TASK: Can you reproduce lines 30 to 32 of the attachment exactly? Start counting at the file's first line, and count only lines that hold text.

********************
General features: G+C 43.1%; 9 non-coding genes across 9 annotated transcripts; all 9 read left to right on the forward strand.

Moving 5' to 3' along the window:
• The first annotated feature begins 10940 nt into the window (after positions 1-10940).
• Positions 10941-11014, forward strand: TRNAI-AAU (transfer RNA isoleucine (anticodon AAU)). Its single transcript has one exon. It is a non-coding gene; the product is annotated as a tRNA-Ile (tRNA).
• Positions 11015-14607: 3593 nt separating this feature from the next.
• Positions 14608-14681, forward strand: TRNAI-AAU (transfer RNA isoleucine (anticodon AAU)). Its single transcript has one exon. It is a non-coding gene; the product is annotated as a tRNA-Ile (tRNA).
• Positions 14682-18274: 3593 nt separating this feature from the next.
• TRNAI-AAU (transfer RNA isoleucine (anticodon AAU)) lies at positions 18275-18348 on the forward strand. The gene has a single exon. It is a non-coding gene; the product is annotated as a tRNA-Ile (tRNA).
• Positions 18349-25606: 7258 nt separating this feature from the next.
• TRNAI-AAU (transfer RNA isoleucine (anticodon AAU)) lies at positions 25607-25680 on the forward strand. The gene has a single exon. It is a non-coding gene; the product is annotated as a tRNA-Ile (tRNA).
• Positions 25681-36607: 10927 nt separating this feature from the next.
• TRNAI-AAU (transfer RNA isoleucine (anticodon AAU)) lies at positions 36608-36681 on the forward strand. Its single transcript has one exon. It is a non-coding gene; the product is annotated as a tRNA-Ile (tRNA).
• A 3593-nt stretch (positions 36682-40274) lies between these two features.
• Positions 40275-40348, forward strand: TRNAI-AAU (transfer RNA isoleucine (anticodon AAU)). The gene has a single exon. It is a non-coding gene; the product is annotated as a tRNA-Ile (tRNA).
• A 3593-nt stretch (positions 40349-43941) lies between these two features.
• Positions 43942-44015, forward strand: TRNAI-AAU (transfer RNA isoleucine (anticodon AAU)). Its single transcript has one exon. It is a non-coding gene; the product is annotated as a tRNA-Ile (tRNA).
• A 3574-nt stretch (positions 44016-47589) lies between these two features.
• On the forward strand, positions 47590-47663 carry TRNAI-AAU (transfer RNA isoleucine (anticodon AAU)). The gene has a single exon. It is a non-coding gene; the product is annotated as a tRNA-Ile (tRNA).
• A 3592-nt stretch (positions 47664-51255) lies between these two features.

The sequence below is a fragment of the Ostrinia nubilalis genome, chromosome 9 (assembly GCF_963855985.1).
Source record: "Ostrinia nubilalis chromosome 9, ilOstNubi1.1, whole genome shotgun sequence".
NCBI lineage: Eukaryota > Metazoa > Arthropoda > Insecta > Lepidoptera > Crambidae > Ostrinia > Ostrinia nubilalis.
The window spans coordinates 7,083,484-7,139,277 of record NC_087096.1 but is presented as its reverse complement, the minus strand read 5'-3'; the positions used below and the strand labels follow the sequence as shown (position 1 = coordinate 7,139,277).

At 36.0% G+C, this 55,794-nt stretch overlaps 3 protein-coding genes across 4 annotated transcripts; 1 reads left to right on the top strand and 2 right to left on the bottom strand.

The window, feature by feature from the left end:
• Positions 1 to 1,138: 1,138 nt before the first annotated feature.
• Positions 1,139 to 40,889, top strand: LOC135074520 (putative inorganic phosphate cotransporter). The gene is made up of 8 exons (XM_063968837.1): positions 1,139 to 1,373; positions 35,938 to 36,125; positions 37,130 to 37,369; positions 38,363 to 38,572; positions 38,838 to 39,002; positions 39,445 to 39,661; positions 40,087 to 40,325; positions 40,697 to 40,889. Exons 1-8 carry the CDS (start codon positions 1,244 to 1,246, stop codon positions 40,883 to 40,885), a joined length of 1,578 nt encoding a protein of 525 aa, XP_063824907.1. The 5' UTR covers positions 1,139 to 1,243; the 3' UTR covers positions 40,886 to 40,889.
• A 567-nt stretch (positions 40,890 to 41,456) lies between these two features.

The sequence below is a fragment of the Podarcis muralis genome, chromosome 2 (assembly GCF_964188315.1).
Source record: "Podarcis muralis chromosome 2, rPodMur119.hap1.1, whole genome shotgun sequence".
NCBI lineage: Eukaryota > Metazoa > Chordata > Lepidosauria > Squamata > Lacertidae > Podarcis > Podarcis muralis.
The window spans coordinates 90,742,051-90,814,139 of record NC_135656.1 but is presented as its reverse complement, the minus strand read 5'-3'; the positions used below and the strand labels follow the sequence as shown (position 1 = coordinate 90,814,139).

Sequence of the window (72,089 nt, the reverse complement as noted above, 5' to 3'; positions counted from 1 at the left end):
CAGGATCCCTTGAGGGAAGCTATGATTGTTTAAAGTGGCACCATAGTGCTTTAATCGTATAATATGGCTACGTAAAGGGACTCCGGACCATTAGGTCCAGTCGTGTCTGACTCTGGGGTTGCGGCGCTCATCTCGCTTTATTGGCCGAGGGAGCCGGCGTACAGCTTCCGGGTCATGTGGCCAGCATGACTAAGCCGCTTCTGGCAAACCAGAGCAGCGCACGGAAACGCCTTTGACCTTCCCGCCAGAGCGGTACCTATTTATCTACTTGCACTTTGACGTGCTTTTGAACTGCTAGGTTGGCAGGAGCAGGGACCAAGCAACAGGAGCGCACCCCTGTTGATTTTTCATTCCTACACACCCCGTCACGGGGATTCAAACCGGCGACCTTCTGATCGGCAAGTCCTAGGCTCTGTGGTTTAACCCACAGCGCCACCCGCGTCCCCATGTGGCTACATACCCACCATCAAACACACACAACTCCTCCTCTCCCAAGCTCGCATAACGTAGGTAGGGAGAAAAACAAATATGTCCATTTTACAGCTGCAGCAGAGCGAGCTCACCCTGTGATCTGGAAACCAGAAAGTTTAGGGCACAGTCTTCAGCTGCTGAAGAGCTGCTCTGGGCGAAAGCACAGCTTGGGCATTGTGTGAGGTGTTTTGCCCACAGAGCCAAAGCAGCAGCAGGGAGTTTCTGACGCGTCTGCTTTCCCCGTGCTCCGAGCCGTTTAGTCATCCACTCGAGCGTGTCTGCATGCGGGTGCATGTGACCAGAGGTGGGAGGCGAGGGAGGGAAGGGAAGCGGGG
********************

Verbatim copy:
Source record: "Podarcis muralis chromosome 2, rPodMur119.hap1.1, whole genome shotgun sequence".
NCBI lineage: Eukaryota > Metazoa > Chordata > Lepidosauria > Squamata > Lacertidae > Podarcis > Podarcis muralis.
The window spans coordinates 90,742,051-90,814,139 of record NC_135656.1 but is presented as its reverse complement, the minus strand read 5'-3'; the positions used below and the strand labels follow the sequence as shown (position 1 = coordinate 90,814,139).